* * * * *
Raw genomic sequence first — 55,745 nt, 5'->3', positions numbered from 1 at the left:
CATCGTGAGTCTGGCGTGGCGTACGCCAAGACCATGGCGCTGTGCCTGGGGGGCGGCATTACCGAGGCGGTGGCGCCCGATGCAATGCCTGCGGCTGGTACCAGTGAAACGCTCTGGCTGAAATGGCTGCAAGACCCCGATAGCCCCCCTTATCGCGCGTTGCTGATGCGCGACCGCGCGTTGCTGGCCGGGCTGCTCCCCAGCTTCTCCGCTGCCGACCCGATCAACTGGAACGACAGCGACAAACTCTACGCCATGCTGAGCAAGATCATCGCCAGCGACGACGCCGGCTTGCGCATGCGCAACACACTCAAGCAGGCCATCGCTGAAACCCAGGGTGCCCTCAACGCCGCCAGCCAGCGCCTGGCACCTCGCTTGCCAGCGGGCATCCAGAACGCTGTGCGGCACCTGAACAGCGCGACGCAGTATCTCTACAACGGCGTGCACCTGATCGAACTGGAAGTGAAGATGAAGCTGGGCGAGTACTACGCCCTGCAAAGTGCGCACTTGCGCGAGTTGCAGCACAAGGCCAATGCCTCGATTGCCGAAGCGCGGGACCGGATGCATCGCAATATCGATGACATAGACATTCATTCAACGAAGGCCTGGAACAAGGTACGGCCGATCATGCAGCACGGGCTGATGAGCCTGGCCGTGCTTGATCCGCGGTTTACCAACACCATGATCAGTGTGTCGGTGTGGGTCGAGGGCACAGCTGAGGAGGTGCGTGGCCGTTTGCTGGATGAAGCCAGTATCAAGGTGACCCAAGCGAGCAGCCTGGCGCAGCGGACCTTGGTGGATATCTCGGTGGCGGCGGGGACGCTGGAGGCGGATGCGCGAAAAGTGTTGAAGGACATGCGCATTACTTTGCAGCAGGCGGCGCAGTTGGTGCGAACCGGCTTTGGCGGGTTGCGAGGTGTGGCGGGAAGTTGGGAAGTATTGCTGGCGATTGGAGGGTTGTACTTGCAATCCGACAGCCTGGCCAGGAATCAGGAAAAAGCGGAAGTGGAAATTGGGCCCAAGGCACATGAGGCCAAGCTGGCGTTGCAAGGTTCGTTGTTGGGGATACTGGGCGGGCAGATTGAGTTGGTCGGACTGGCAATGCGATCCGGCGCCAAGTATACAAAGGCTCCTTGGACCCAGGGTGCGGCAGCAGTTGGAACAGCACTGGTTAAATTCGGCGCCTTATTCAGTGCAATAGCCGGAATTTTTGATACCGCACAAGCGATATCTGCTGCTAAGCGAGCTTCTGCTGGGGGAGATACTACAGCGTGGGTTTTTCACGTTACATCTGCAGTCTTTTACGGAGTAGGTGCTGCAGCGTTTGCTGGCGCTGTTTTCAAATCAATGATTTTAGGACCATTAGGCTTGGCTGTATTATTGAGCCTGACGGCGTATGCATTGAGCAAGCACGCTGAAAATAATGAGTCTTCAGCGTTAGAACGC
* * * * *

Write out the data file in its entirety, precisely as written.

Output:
Raw genomic sequence first — 55,745 nt, 5'->3', positions numbered from 1 at the left:
CATCGTGAGTCTGGCGTGGCGTACGCCAAGACCATGGCGCTGTGCCTGGGGGGCGGCATTACCGAGGCGGTGGCGCCCGATGCAATGCCTGCGGCTGGTACCAGTGAAACGCTCTGGCTGAAATGGCTGCAAGACCCCGATAGCCCCCCTTATCGCGCGTTGCTGATGCGCGACCGCGCGTTGCTGGCCGGGCTGCTCCCCAGCTTCTCCGCTGCCGACCCGATCAACTGGAACGACAGCGACAAACTCTACGCCATGCTGAGCAAGATCATCGCCAGCGACGACGCCGGCTTGCGCATGCGCAACACACTCAAGCAGGCCATCGCTGAAACCCAGGGTGCCCTCAACGCCGCCAGCCAGCGCCTGGCACCTCGCTTGCCAGCGGGCATCCAGAACGCTGTGCGGCACCTGAACAGCGCGACGCAGTATCTCTACAACGGCGTGCACCTGATCGAACTGGAAGTGAAGATGAAGCTGGGCGAGTACTACGCCCTGCAAAGTGCGCACTTGCGCGAGTTGCAGCACAAGGCCAATGCCTCGATTGCCGAAGCGCGGGACCGGATGCATCGCAATATCGATGACATAGACATTCATTCAACGAAGGCCTGGAACAAGGTACGGCCGATCATGCAGCACGGGCTGATGAGCCTGGCCGTGCTTGATCCGCGGTTTACCAACACCATGATCAGTGTGTCGGTGTGGGTCGAGGGCACAGCTGAGGAGGTGCGTGGCCGTTTGCTGGATGAAGCCAGTATCAAGGTGACCCAAGCGAGCAGCCTGGCGCAGCGGACCTTGGTGGATATCTCGGTGGCGGCGGGGACGCTGGAGGCGGATGCGCGAAAAGTGTTGAAGGACATGCGCATTACTTTGCAGCAGGCGGCGCAGTTGGTGCGAACCGGCTTTGGCGGGTTGCGAGGTGTGGCGGGAAGTTGGGAAGTATTGCTGGCGATTGGAGGGTTGTACTTGCAATCCGACAGCCTGGCCAGGAATCAGGAAAAAGCGGAAGTGGAAATTGGGCCCAAGGCACATGAGGCCAAGCTGGCGTTGCAAGGTTCGTTGTTGGGGATACTGGGCGGGCAGATTGAGTTGGTCGGACTGGCAATGCGATCCGGCGCCAAGTATACAAAGGCTCCTTGGACCCAGGGTGCGGCAGCAGTTGGAACAGCACTGGTTAAATTCGGCGCCTTATTCAGTGCAATAGCCGGAATTTTTGATACCGCACAAGCGATATCTGCTGCTAAGCGAGCTTCTGCTGGGGGAGATACTACAGCGTGGGTTTTTCACGTTACATCTGCAGTCTTTTACGGAGTAGGTGCTGCAGCGTTTGCTGGCGCTGTTTTCAAATCAATGATTTTAGGACCATTAGGCTTGGCTGTATTATTGAGCCTGACGGCGTATGCATTGAGCAAGCACGCTGAAAATAATGAGTCTTCAGCGTTAGAACGC